The capital, therefore, employed in the home trade of any country will generally give encouragement and support to a greater quantity of productive labour in that country, and increase the value of its annual produce more than an equal capital employed in the foreign trade of consumption: and the capital employed in this latter trade has in both these respects a still greater advantage over an equal capital employed in the carrying trade. The riches, and so far as power depends upon riches, the power of every country must always be in proportion to the value of its annual produce, the fund from which all taxes must ultimately be paid. But the great object of the political economy of every country is to increase the riches and power of that country. It ought, therefore, to give no preference nor superior encouragement to the foreign trade of consumption above the home trade, nor to the carrying trade above either of the other two. It ought neither to force nor to allure into either of those two channels a greater share of the capital of the country than what would naturally flow into them of its own accord.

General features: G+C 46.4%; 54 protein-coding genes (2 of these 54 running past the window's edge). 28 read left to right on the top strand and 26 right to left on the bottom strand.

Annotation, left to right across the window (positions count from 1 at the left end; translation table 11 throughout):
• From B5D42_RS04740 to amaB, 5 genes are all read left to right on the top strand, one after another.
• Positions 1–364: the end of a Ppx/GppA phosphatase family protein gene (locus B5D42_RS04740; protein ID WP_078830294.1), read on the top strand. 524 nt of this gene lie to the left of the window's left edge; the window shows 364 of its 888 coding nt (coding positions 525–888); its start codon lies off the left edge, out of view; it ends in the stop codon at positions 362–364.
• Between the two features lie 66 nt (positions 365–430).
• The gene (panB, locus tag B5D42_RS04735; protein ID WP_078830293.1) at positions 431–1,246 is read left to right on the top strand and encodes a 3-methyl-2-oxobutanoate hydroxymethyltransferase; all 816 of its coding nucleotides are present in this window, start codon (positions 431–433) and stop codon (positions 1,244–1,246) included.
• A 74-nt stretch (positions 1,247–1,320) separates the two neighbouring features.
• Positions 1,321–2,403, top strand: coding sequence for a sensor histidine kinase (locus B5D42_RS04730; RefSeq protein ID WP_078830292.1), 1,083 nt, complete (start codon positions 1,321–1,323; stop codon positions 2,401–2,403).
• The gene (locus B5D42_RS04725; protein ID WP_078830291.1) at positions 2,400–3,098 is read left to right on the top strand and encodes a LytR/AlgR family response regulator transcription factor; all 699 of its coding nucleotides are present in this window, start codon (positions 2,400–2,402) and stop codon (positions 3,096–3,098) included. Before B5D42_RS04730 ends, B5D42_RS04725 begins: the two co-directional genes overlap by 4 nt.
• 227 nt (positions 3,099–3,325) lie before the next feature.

When the produce of any particular branch of industry exceeds what the demand of the country requires, the surplus must be sent abroad and exchanged for something for which there is a demand at home. Without such exportation a part of the productive labour of the country must cease, and the value of its annual produce diminish. The land and labour of Great Britain produce generally more corn, woollens, and hardware than the demand of the home market requires. The surplus part of them, therefore, must be sent abroad, and exchanged for something for which there is a demand at home. It is only by means of such exportation that this surplus can acquire a value sufficient to compensate the labour and expense of producing it. The neighbourhood of the sea-coast, and the banks of all navigable rivers, are advantageous situations for industry, only because they facilitate the exportation and exchange of such surplus produce for something else which is more in demand there.